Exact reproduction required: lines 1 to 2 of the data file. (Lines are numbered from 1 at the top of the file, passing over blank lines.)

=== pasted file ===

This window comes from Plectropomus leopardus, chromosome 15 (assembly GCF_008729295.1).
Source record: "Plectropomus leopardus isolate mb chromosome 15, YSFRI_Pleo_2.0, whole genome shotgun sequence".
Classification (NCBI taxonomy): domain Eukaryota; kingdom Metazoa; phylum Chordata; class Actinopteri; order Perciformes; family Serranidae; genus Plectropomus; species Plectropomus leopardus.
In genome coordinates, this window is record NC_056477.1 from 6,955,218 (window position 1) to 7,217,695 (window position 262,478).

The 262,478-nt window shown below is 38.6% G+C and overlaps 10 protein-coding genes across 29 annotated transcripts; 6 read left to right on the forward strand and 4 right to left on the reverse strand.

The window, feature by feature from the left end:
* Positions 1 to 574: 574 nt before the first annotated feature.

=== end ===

This window comes from Plectropomus leopardus, chromosome 15 (assembly GCF_008729295.1).
Source record: "Plectropomus leopardus isolate mb chromosome 15, YSFRI_Pleo_2.0, whole genome shotgun sequence".